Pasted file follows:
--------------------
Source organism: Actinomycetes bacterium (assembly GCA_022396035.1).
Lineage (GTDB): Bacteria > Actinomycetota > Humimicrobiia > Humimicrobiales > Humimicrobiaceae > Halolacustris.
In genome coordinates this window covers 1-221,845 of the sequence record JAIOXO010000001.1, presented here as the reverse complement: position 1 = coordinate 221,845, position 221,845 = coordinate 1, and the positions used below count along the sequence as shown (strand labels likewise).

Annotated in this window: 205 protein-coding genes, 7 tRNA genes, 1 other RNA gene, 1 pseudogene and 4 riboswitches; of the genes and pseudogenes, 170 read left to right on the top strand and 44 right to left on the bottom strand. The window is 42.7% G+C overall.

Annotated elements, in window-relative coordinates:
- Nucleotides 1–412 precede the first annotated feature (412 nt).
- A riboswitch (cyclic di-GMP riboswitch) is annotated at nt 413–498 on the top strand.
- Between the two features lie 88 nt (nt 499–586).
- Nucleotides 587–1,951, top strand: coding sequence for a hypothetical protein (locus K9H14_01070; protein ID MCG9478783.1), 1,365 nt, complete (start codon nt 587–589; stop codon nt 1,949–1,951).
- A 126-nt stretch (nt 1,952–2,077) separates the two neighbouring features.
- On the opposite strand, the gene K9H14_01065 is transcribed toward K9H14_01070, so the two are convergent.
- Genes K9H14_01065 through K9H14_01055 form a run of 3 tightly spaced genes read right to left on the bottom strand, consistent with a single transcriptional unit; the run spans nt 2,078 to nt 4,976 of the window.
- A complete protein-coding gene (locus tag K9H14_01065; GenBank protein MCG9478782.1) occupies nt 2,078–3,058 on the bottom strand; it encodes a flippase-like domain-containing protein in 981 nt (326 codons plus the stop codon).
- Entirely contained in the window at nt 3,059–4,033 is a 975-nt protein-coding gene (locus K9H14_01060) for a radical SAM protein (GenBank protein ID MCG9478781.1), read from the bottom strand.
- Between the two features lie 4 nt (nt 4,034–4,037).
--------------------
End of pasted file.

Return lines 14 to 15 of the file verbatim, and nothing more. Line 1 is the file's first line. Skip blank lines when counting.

- Entirely contained in the window at nt 3,059–4,033 is a 975-nt protein-coding gene (locus K9H14_01060) for a radical SAM protein (GenBank protein ID MCG9478781.1), read from the bottom strand.
- Between the two features lie 4 nt (nt 4,034–4,037).